China Part Two – Jinzhou and the challenging road to a more sustainable future

I came to Jinzhou City to attend, along with others mayors from around the world and officials from China and the United Nations, a conference on sustainable coastal cities and to share what we have been doing at the City of Fremantle in creating a green, low carbon city.

I met with and heard Chinese Government officials who proudly pronounced their commitment to renewable energy and I saw this boldly demonstrated with whole hillsides covered in solar PV, miles of super efficient LED street lights run off solar panels and innovative wind power installations (see below).

But these sustainability achievements – many that would put most western cities to shame – were demonstrated against an unsettling backdrop of soulless high-rise development, the literal mining of whole mountains, China’s building of a new coal-fired power station every 10 days, and an approach to oceans that was more about nationalistic utilisation than it was about marine conservation.

My time in Jinzhou was a jarring set of juxtapositions that are still bouncing around unresolved around my head. It is clear the road to sustainable development for China is not a straight-forward one. Interestingly the governments of Jinzhou City and China showed a far greater commitment to sustainable development than we have seen in Australia for many years. Similarly, the Chinese people showed a much stronger engagement and commitment to addressing climate change than I now see in Australia- despite the Chinese using less than quarter of the carbon emissions per capita compared to us Aussies.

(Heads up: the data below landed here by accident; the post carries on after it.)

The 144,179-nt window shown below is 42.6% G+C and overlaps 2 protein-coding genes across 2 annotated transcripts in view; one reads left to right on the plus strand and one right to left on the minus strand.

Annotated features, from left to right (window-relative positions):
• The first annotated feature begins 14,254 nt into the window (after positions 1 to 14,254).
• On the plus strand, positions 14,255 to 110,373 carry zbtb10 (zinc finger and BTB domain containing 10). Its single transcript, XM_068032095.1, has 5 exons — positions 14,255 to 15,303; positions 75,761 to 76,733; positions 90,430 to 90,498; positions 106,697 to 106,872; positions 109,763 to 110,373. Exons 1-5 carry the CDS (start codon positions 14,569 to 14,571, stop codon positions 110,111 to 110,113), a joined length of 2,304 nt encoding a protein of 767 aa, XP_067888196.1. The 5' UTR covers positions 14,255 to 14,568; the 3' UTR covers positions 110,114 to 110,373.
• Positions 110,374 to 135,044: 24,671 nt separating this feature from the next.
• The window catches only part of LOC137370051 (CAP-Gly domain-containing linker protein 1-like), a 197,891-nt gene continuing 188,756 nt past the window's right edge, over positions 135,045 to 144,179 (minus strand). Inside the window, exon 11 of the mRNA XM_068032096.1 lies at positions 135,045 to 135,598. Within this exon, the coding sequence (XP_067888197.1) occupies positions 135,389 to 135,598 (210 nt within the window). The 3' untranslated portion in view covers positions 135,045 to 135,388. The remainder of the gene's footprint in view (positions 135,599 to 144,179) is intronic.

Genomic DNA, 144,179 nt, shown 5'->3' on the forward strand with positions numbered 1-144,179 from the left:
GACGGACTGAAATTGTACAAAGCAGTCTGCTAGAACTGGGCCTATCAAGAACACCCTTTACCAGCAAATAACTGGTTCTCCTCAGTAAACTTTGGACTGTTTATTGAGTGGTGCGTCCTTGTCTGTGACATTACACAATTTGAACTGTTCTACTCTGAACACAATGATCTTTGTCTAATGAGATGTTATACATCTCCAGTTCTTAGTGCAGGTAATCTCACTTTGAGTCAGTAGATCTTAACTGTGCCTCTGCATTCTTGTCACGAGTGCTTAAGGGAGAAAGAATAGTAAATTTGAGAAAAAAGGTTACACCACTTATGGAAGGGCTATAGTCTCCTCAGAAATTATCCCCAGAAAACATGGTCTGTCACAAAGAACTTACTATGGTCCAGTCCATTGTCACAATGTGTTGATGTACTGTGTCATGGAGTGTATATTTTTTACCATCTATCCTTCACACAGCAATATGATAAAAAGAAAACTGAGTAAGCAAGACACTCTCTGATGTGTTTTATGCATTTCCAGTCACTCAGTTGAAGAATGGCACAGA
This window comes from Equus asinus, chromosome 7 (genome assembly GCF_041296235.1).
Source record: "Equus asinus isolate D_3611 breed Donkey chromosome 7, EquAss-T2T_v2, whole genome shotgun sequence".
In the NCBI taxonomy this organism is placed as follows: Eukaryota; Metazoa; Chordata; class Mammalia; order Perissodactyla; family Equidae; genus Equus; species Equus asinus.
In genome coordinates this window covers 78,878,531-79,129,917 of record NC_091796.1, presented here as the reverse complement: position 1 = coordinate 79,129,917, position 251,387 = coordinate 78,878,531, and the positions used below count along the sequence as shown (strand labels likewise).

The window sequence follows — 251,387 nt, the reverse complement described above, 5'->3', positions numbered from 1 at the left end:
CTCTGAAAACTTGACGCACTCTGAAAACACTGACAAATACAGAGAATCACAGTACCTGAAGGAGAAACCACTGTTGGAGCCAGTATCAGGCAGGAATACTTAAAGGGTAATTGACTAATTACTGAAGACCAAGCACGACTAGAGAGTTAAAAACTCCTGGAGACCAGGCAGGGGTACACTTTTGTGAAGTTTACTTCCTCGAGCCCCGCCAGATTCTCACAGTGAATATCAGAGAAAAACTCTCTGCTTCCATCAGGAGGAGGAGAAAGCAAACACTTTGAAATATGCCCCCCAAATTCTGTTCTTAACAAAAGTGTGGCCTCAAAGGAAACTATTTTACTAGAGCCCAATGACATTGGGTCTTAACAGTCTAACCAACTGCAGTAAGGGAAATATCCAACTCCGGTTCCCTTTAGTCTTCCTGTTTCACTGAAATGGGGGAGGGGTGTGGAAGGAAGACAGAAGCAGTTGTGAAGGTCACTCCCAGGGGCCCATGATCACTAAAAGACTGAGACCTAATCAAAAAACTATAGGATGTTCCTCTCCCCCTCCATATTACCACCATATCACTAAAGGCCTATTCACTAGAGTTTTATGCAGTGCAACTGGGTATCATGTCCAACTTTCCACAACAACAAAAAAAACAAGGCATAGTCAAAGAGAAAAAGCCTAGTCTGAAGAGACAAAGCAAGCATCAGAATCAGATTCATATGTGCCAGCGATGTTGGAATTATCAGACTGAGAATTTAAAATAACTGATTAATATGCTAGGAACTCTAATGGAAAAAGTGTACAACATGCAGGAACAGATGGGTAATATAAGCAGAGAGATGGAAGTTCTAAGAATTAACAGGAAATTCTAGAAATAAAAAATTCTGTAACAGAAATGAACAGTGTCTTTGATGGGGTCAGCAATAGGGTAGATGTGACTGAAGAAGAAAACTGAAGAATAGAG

Despite this it was hard not to come away with a view – perhaps magnified by the grey polluted skies – that development and industrialisation trumps all else in China. Like the rest of the world, the road to a more sustainable planet is one is which the challenges greatly out-number achievements. But by attending sustainable development forums like this you can only hope start a global action for a greener future inches a little closer.

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About Mayor of Fremantle Brad Pettitt's blog
City of Fremantle Mayor

One Response to China Part Two – Jinzhou and the challenging road to a more sustainable future

  1. Suzanne Blake says:

    Hi Brad
    Some of those images are rather surreal – whole mountains with solar panels! Far out.
    I wish someone would address the real issue – but it seems to be taboo. To me, I feel the elephant in the room is over population. Not just in China (even with their one child policy), but around the world. When will we wake up and realise that the earth just can’t cope and nor can we as humans with our escalating populations. It’s ridiculous to think that we will ever see a ‘greener future’. Be realistic! I’m all for energy efficiency and sustainability, however I feel the real issue is not being talked about seriously enough, if at all. I shake my head at the Federal politicians who not so long ago urged Australia to ‘have one for the country’.


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